Click here to read reviewer Michael Leonard's take on The Affairs of Others.
In a post-9/11 New York still bedeviled by color-coded terrorist alerts, young widow Celia Cassell has established herself not far from the home she shared with her husband. She lost him slow bit by agonizing bit to cancer, an experience that has left her hollow with grief and secrets. Now the proprietor of an apartment building, Celia looks to the sturdy walls of her new life to shield her from the upheaval that has left her alone. Surrounded by the sparse furnishings that define her new role in the world, Celia draws comfort from the routine responsibilities of a landlady to George, a gay man; the Braunsteins, a married couple at odds over bringing a baby into a compromised world; and Mr. Coughlan, a retired ferry captain whose daughter struggles with the independence born of the sea.
So far, Celia’s world has functioned as planned, well-oiled and organized—that is, until George decides to travel and write, requesting that Celia allow him to sublet his place to a friend recovering from a painful divorce. It is Celia’s intention to say no, but once she meets the dramatic, charismatic Hope, caution gives way to acquiescence. Soon George is on his way and Hope spreads her abundance of spirit throughout the apartment, comfortable cushions, plush throws, and the fragrance of fresh flowers permeating the air. Unwittingly, dangers slips in the door along with the string of sophisticated friends and well-wishers, a disharmony Celia will identify through the ceiling that separates her from her new tenant: footfalls overhead, sobs, subdued voices, ominous thumps.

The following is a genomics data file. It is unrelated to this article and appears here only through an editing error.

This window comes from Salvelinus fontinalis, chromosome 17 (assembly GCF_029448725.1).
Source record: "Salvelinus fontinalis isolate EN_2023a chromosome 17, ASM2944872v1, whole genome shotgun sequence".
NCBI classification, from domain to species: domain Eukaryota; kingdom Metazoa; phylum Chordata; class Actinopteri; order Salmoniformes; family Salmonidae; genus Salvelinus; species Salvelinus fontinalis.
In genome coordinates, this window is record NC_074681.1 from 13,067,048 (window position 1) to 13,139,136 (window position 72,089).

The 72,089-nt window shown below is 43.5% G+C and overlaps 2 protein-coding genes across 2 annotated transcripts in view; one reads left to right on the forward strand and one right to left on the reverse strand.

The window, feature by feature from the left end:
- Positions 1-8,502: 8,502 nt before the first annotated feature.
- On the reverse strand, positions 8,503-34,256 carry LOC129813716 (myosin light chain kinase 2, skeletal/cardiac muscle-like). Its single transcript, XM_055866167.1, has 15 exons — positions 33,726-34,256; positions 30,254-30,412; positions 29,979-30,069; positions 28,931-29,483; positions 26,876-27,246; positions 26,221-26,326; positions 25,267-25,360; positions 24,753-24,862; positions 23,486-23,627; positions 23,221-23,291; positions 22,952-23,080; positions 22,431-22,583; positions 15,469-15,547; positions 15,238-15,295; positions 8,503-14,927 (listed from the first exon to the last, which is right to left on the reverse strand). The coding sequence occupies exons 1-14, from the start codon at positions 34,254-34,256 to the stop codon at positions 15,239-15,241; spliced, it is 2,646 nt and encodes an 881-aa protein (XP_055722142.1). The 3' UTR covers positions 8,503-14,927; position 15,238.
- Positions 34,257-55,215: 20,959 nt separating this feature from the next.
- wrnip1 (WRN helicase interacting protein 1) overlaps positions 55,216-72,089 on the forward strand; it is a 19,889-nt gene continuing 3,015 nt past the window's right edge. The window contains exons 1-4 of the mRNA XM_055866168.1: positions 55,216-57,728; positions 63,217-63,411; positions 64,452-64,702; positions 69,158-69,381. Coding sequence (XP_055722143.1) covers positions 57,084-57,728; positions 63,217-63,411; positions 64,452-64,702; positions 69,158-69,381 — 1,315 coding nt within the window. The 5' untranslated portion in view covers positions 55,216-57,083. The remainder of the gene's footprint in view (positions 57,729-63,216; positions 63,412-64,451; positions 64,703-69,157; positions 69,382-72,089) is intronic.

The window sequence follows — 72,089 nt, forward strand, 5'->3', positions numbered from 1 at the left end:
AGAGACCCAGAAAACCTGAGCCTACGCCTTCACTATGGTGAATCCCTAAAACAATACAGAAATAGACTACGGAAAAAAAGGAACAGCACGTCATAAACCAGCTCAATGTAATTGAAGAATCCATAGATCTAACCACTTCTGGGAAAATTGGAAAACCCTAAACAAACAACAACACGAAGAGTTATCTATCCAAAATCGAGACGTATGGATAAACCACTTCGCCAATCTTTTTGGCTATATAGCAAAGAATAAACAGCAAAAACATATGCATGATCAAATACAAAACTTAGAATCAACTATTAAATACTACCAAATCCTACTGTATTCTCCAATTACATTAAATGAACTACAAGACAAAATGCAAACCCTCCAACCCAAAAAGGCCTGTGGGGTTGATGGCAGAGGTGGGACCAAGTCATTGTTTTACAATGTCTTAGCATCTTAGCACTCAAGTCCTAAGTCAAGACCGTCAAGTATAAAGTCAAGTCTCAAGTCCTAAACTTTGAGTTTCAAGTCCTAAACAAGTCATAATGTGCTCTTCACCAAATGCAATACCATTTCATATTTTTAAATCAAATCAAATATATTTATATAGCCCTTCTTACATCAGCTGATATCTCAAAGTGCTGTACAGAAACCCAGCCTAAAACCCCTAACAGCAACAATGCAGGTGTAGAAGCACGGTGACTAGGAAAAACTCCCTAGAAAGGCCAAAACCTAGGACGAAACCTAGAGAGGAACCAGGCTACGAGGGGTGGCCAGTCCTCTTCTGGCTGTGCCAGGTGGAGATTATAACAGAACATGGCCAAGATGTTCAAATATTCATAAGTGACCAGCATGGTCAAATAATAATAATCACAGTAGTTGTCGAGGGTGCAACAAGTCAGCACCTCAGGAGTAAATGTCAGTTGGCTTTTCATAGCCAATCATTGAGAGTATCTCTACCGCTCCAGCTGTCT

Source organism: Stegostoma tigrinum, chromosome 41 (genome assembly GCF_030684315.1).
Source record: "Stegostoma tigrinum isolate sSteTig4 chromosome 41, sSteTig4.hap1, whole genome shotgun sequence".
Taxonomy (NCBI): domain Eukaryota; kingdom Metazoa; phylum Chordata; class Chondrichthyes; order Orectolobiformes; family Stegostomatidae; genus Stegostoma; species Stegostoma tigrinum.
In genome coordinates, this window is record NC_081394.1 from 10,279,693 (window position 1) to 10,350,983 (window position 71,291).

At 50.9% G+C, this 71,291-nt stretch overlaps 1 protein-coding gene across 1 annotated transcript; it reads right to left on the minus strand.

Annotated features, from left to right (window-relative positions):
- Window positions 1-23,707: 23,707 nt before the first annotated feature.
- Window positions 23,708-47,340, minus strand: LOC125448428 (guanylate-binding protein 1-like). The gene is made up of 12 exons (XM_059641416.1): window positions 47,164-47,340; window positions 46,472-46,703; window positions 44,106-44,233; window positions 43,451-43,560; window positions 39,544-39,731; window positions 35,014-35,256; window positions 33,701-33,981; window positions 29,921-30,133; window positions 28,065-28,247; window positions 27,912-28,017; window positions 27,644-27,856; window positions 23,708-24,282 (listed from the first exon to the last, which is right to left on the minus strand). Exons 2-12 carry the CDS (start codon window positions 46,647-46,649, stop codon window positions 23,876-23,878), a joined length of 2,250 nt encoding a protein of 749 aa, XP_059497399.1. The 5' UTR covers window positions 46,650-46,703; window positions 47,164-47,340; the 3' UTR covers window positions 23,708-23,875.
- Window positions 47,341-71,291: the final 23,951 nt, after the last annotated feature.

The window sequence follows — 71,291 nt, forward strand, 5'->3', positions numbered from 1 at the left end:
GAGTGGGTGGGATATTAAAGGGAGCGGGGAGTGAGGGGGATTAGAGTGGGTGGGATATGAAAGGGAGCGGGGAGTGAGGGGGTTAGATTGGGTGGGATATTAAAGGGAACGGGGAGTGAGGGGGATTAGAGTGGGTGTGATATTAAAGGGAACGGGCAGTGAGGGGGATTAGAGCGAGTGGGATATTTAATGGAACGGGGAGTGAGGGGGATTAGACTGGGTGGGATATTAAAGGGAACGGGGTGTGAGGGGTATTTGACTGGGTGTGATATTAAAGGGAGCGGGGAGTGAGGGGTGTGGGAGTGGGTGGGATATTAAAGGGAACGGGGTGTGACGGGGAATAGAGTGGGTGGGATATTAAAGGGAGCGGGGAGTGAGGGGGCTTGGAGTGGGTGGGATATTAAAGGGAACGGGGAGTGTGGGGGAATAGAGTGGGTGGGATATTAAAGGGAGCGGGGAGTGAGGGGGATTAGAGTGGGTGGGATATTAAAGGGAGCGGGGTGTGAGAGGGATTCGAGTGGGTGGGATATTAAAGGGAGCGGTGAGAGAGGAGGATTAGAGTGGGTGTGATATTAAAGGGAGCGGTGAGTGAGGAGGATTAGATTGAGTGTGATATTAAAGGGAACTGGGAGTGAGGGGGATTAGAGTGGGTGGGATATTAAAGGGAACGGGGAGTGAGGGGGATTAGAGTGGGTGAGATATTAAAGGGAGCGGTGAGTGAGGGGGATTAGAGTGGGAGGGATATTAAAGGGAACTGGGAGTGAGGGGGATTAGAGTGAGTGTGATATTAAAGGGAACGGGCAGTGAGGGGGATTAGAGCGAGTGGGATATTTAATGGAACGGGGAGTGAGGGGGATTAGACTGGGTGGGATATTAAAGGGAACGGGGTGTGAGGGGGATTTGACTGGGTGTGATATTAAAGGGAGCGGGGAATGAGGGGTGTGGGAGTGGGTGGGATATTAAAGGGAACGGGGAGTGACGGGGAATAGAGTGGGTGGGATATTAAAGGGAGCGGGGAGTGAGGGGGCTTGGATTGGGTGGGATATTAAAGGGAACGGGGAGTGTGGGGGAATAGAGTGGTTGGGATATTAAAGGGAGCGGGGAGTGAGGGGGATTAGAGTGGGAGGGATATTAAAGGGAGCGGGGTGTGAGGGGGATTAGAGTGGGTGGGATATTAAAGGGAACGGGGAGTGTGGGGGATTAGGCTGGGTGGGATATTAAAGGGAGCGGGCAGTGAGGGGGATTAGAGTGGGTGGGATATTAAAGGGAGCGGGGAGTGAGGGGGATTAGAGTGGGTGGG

While Celia’s position as landlady offers a semblance of order in a life gone out of control, it is a false sense of security as her tenants become less abstract with the arrival of Hope and the disappearance of Mr. Coughlan. Suddenly, Celia is concerned for the quiet man who rents her top floor apartment, who never locks his door, who opens his window to the call of the port. None of the tenants are the same since Hope’s arrival, certainly not Celia herself. The carefully constructed boundaries of a lonely life are breached, Celia remembering the final days with her husband, her loss of self or direction, the attraction of a place where order might be a means to continue. Once cracked, her defenses are obliterated as Celia is drawn to unexplored territory, her repressed emotions and sexuality reawakened, defenseless.
There are scenes that overflow with a surfeit of conviviality, others infused with the dramas of people at odds with the choices they have made, scenes of violence, eroticism, confusion, drunken anger, certainty and of foolishness, all of them as precise as a bird caught in mid-flight. Loyd strips Celia’s world of pretensions, its daily rituals, attempts at order, societal conventions promoting harmony among tenants but insufficient to bring serenity to a damaged spirit.
Loyd beautifully captures the nuances of characters coexisting under one roof. Each tenant takes a more particular shape after Hope’s arrival, Celia’s indifference shattered by an excess of humanity that calls her back to life. While each person brings a distinct flavor to the novel, it is Celia who captures the imagination, embracing sorrow and renewal, unable to resist a connection that both terrifies and amazes her. Brave, raw, brutally honest and slyly observant, this is a novel about life and death, the nature of extremes and the courage to move forward in the face of the unknown: “Life could be benevolent. I’d forgotten.”